Tour de France rookie began competitive racing as 12-year-old at Alkek Velodrome
It was just another day at the office for one young professional who cut his chops learning a trade in The Energy Corridor, nothing more than an arduous 134-mile bike ride over heat-soaked, rolling country roads squeezing past thick conifer forests, centuries-old villages and a tantalizing blue Lake of Viam just begging for a refreshing dive on a hot July afternoon.
But when Houston native Lawson Craddock finished his sixth category-level climb of the day, cranking his pedals like a ceaseless metronome into the French ski resort of Le Lioran, he looked back – 5,160 miles back, to be exact – to the place where his journey as a professional cyclist began, the Alkek Velodrome in The Energy Corridor. It was there that Lawson dreamed of standing on a podium framed by the Arc de Triomphe, tens of thousands of spectators and a bright yellow jersey about to be pulled over his head.
Riding the epic Tour de France (TDF) race as a rookie for the Cannondale-Drapac team, Craddock says he’s “been dreaming of it ever since I got on two wheels.”
But with mountain stages that mean conquering steep climbs up the Pyrenees, Alps and the brutally unforgiving Mount Ventoux (notorious for humbling incredibly fit athletes), Craddock’s ride across France is a long way, literally and figuratively, from the velodrome at Cullen Park.
Craddock’s dad, once a professional downhill mountain bike racer, raced at the Alkek Velodrome, taking Lawson and his brother Parker to watch. When Lawson was 12, his dad enrolled the boys in summer racing classes there.
“At the end, there was a series of races and the winner got a bike,” says Lawson. “I won.”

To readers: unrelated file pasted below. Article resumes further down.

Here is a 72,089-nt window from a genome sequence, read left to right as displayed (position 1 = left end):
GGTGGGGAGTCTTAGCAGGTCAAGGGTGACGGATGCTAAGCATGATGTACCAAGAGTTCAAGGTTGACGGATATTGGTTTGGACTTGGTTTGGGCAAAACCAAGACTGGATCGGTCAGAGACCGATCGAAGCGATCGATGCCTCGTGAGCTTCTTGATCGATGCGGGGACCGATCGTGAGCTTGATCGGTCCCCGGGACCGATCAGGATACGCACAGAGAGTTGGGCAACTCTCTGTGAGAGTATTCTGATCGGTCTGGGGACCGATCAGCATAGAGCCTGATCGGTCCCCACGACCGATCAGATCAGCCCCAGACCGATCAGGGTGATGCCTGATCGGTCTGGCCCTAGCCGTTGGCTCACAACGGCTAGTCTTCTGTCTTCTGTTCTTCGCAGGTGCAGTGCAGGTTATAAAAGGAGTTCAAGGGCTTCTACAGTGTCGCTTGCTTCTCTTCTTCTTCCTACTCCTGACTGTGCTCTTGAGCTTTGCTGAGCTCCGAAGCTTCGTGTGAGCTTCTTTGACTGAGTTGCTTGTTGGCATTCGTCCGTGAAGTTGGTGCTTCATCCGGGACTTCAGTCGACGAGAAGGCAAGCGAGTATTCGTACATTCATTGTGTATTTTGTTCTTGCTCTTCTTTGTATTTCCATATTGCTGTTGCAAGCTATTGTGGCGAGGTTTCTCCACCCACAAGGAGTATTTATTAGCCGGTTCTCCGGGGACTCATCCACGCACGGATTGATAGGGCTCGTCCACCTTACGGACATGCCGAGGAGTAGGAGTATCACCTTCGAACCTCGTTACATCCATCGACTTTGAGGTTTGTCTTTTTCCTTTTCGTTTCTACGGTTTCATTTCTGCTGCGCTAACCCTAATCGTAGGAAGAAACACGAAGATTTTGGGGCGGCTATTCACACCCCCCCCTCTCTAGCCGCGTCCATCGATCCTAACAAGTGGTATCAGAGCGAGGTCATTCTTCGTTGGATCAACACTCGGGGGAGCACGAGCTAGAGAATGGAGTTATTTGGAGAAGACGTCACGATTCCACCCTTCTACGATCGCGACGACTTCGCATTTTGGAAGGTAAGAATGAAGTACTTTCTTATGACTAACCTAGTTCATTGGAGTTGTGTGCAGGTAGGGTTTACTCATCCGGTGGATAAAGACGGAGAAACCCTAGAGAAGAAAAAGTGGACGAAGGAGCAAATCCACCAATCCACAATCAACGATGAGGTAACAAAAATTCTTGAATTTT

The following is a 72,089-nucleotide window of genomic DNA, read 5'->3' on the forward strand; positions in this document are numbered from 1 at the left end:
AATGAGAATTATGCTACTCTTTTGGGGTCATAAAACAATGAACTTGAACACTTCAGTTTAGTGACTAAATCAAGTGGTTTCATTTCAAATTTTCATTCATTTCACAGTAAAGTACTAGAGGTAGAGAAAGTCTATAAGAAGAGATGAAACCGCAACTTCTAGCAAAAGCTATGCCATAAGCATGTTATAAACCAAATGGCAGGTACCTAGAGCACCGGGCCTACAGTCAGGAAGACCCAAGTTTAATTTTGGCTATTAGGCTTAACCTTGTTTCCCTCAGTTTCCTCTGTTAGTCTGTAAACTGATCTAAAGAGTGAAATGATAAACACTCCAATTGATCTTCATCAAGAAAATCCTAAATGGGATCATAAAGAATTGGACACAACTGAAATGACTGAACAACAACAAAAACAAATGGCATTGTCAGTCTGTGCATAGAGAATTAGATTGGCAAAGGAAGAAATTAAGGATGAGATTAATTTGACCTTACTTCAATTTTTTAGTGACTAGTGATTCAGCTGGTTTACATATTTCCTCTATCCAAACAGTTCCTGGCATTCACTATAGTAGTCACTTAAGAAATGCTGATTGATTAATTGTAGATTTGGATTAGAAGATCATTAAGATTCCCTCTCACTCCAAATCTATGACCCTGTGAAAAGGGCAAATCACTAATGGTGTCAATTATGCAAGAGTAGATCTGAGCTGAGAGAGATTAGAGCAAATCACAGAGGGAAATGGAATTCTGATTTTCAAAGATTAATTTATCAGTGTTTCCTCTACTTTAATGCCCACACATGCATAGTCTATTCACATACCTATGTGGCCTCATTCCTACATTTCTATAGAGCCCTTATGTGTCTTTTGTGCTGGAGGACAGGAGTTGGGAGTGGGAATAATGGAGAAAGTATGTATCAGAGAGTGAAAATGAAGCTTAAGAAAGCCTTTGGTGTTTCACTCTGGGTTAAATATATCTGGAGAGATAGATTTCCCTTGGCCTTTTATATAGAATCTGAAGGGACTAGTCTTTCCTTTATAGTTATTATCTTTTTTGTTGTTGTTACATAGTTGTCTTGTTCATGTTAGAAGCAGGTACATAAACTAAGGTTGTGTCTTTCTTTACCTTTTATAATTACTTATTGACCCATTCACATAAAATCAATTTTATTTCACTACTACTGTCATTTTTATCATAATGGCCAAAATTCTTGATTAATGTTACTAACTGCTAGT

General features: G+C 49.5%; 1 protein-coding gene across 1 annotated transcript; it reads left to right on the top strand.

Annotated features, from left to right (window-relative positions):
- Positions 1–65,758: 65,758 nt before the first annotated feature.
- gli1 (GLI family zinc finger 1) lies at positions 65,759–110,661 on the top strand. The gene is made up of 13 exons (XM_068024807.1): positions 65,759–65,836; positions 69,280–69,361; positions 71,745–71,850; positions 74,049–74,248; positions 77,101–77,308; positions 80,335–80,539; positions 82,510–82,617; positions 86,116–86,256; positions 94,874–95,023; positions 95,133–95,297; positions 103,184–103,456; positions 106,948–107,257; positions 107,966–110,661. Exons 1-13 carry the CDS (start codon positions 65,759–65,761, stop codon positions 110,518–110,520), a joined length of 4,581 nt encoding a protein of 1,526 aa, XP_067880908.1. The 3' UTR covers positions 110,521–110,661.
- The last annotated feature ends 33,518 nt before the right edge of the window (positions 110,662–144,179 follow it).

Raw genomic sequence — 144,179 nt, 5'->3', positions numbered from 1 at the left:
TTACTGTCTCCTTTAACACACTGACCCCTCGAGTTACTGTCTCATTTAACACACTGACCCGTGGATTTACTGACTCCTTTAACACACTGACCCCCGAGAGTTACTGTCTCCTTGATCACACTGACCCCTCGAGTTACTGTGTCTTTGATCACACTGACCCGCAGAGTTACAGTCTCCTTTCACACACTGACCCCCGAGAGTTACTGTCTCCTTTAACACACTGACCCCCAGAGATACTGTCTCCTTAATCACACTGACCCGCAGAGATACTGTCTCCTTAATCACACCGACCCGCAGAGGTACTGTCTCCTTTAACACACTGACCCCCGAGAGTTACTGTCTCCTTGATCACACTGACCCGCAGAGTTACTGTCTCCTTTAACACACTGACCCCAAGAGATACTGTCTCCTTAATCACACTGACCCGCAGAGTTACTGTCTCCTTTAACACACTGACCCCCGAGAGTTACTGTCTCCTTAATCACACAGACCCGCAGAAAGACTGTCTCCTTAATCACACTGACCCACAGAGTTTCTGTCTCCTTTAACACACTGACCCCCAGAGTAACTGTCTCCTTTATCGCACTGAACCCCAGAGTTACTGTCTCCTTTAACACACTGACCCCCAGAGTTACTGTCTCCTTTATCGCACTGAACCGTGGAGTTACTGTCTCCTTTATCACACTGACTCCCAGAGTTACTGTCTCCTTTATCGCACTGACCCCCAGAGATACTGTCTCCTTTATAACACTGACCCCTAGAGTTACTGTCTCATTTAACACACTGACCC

Lawson eventually started training six days a week at Alkek Velodrome, every day for an hour-and-a-half to two-and-a-half hours. In 2010, he made his mark in the cycling world, taking home three junior national titles for road racing, time trialing and the criterium.
Hard work led to a development team with Bontrager, a bicycle components manufacturer. That, in turn, landed Craddock a contract with Giant-Alpecin, and in 2015 he earned a podium spot in a stage at the Tour of Poland and top 10 in a stage at the Tour of California. This year Craddock signed with Cannondale-Drapac, finishing in the top 10 overall at the Tour of the Basque Country, Critérium International and Tour of California – and emerging as one of America’s brightest hopes for a future podium performance at the Tour de France.
But a race that takes 21 days and more than 2,100 miles to finish is a different beast. It’s now up to Craddock to support Cannondale-Drapac’s team captain, French climber Pierre Rolland, while developing into a three-week contender.
“Being part of Cannondale-Drapac’s TDF team is special because we take the best nine riders available; that gives us a lot of strengths when it comes to the racing aspect,” explains Craddock. “We will have the opportunity to hunt for stages on all the terrain as well as giving the (general classification) a crack with Pierre.
“I’ll do my best to be up there on the climbs to support Pierre, but if there’s an opportunity in front of me I’ll have to take it,” he says. “This is the Tour de France, and these types of chances don’t come around very often.”
If watching this year’s TDF inspires riding, both adults and youths can begin their own racing trek with classes and races at the Alkek Velodrome, in Cullen Park, 19008 Saums Road. One of only 21 velodromes in the country, Alkek was built for the 1986 U.S. Olympic Festival and has held everything from Junior Regionals to Olympic Qualifiers.
The 333-meter concrete track banks from 33 degrees in the turns to 9 degrees in the straights. Open February through November, Alkek Velodrome programs include a Youth Cycling League, an Adult Cycling League, Friday and Saturday night racing and coaching of junior and senior racers. There are even free bikes to use at the track.